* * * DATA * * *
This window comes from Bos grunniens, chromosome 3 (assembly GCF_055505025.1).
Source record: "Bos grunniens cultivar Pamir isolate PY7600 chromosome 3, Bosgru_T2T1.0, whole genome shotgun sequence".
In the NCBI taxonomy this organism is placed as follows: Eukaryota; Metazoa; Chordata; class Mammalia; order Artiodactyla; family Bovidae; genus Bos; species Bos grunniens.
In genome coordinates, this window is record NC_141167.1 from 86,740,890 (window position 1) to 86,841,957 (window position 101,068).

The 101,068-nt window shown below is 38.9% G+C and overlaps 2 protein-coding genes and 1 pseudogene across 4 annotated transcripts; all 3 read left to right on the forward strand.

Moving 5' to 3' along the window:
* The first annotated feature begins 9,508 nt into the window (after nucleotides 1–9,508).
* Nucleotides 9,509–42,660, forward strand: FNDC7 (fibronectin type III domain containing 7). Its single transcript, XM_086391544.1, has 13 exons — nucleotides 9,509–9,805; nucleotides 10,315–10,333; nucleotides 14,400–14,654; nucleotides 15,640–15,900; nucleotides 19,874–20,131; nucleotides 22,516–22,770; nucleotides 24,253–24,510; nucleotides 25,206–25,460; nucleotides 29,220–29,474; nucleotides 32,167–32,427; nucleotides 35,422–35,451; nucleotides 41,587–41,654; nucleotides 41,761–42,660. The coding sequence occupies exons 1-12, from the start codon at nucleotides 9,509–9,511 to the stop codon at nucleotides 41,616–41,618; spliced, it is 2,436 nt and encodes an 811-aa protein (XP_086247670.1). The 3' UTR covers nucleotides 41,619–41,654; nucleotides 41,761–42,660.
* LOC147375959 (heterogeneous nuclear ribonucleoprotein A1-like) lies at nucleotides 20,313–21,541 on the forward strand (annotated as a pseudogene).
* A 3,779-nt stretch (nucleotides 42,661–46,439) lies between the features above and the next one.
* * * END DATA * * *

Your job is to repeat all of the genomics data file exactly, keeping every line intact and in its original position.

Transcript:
This window comes from Bos grunniens, chromosome 3 (assembly GCF_055505025.1).
Source record: "Bos grunniens cultivar Pamir isolate PY7600 chromosome 3, Bosgru_T2T1.0, whole genome shotgun sequence".
In the NCBI taxonomy this organism is placed as follows: Eukaryota; Metazoa; Chordata; class Mammalia; order Artiodactyla; family Bovidae; genus Bos; species Bos grunniens.
In genome coordinates, this window is record NC_141167.1 from 86,740,890 (window position 1) to 86,841,957 (window position 101,068).

The 101,068-nt window shown below is 38.9% G+C and overlaps 2 protein-coding genes and 1 pseudogene across 4 annotated transcripts; all 3 read left to right on the forward strand.

Moving 5' to 3' along the window:
* The first annotated feature begins 9,508 nt into the window (after nucleotides 1–9,508).
* Nucleotides 9,509–42,660, forward strand: FNDC7 (fibronectin type III domain containing 7). Its single transcript, XM_086391544.1, has 13 exons — nucleotides 9,509–9,805; nucleotides 10,315–10,333; nucleotides 14,400–14,654; nucleotides 15,640–15,900; nucleotides 19,874–20,131; nucleotides 22,516–22,770; nucleotides 24,253–24,510; nucleotides 25,206–25,460; nucleotides 29,220–29,474; nucleotides 32,167–32,427; nucleotides 35,422–35,451; nucleotides 41,587–41,654; nucleotides 41,761–42,660. The coding sequence occupies exons 1-12, from the start codon at nucleotides 9,509–9,511 to the stop codon at nucleotides 41,616–41,618; spliced, it is 2,436 nt and encodes an 811-aa protein (XP_086247670.1). The 3' UTR covers nucleotides 41,619–41,654; nucleotides 41,761–42,660.
* LOC147375959 (heterogeneous nuclear ribonucleoprotein A1-like) lies at nucleotides 20,313–21,541 on the forward strand (annotated as a pseudogene).
* A 3,779-nt stretch (nucleotides 42,661–46,439) lies between the features above and the next one.